The book is a quick read and you get to learn some unique things, like about some of the building or conference room names (one after the first customer, another after a dog that would accompany an early employee into the office). Another is the small, independent team mentality which sounds fascinating and scary but may also be why this reviewer continues to get emails from Kindle Brazil despite the nice letter from the Director of Amazon Brazil pledging to get me off the list (probably as a result of me writing to and that director getting one of Jeff's famous "?" emails.) But in the same way that it's a quick read, it also feels rushed.

Jeff Bezos says that Amazon is still on "Day One" - that most of Amazon's story is yet to be written. This book suffers for that - while a great look at what's happened so far, the pace at which things are changing means that far more quickly than, say, Hilton, the book becomes past its good-through date: you get to the end and you think "what about... and... and...?" This may not necessarily be the book's fault, attempting to capture a snapshot in time of a company that's moving so quickly. I think what makes "I'm Feeling Lucky" (my review) is that the author was an employee but then left, which gives the book more natural closure. While Stone had access to a number of employees, including Bezos for while, it's more analysis and recounting events but you lose some of the narrative or some of the inherent underlying vision of someone who lived it as an employee or the visionary themselves.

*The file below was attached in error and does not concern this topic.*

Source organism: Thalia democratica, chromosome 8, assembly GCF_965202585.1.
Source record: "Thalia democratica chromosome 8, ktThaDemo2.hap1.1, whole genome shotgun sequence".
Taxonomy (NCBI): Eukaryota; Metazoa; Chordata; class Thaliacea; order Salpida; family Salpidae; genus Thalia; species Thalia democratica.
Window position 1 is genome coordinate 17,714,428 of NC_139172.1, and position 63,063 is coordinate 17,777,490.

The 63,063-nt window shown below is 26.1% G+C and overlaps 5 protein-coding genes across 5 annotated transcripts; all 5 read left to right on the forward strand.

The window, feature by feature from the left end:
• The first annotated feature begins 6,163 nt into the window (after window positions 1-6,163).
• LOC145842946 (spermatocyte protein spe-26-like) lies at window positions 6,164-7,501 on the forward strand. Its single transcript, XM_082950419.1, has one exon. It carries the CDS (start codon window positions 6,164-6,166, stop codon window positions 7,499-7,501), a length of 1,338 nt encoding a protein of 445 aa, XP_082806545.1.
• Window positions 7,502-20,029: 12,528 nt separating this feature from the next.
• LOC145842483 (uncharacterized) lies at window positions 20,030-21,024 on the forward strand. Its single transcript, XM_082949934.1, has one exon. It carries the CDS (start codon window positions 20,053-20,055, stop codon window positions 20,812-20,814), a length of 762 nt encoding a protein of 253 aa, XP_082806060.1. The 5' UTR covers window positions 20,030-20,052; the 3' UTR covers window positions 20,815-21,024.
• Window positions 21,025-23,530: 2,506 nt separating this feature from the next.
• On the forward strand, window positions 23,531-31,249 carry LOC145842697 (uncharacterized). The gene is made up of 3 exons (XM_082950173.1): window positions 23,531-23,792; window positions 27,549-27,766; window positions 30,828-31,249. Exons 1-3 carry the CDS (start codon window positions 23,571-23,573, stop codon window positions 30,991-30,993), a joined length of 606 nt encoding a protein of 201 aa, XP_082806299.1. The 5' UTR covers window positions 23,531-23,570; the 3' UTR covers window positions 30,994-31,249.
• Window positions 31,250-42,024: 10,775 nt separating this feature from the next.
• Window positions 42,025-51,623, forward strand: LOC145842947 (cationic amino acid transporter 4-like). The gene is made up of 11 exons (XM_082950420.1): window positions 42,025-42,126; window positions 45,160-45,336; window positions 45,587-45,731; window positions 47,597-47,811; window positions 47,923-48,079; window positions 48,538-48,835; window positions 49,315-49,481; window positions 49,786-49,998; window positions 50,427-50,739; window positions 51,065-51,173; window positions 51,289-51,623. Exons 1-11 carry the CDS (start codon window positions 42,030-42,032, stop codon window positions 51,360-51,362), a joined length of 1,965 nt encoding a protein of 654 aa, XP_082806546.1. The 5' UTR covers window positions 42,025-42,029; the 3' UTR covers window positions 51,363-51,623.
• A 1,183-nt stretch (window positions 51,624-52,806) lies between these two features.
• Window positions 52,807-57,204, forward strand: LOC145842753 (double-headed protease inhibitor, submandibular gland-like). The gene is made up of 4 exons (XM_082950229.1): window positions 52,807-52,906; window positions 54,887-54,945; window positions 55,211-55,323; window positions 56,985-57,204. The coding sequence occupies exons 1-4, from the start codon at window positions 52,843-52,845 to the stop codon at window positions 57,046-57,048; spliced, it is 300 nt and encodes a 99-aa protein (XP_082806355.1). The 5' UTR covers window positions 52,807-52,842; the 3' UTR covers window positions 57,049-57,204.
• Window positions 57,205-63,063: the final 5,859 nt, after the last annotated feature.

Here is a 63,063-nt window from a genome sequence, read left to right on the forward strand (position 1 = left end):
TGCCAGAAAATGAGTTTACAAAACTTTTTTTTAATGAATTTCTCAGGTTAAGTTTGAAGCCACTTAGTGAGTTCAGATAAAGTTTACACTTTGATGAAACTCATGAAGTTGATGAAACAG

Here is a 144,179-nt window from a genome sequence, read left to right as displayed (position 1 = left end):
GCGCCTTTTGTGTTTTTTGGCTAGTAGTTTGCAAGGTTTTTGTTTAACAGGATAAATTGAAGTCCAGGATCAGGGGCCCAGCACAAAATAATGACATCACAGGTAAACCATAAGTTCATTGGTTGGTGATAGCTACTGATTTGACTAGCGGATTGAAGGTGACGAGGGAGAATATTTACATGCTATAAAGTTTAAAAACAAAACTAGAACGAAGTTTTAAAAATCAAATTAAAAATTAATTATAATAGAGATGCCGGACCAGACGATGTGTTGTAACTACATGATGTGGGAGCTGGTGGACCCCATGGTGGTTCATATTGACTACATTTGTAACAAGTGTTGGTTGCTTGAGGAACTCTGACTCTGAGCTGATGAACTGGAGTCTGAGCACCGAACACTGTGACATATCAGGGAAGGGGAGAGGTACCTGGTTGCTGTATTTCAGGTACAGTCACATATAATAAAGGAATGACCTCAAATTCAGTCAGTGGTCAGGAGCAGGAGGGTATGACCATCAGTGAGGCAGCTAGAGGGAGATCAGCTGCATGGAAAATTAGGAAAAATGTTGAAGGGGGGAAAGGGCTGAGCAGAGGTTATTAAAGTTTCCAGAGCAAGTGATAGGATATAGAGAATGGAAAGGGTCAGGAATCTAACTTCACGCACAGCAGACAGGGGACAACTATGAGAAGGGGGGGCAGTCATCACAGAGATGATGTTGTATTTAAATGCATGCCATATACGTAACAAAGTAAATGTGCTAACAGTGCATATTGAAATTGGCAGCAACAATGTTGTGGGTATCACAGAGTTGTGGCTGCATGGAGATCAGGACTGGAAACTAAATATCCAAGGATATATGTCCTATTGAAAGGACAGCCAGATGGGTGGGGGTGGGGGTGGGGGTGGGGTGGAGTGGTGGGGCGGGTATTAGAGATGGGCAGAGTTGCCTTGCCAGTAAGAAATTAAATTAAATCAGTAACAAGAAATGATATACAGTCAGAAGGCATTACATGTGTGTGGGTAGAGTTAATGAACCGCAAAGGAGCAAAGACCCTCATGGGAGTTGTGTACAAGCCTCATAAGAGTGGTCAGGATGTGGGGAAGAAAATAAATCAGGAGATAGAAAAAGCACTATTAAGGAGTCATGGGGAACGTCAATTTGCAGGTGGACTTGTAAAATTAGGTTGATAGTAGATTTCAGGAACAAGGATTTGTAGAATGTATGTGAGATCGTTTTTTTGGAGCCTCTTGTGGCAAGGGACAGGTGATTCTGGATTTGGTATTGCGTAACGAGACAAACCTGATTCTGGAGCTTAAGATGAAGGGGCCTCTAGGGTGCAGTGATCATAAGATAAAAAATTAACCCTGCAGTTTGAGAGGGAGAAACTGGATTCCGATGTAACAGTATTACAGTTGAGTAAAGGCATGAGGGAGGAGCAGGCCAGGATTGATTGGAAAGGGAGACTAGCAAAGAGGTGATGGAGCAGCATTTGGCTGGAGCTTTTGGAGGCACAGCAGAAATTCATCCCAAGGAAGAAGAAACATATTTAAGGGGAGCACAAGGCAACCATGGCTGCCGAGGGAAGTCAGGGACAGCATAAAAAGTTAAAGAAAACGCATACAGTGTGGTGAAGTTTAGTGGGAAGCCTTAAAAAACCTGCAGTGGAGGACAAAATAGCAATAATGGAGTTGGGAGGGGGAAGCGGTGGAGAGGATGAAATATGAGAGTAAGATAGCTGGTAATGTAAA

I think it's telling about Amazon that even this book was embroiled in controversy - there was questions about whether it would be sold on Amazon and the store and publisher have tangled over pricing.

The Everything Store is told from more of an outsider's perspective. It tries not to be critical, but it's probably a little more "warts and all" than the Hilton or Starbucks or Google book. I was applying for jobs while I read this book and I came close to withdrawing as I read. The book shows a relentless pursuit of customer service, but I wonder if it's at the expense of anything else and everything else.

I'd do recommend this book, it's full of great stories and gives you some glimpses of the birth and growing pains of this modern juggernaut. And I'd definitely recommend it for Amazon employees - these are the stories that are being told. If they're wrong or incomplete then Amazon needs to do a better job of telling its story, its way.

The Everything Store: Jeff Bezos and the Age of Amazon (

Links to Amazon are tagged with my affiliate code, of course. You'd be surprised how many thermistors I've sold for Amazon.

Friday, October 17, 2014

Tuesday, October 14, 2014

Feed Sift (Tuesday, Oct. 14)

More stuff I've captured because I wanted to share but then never made it into a post.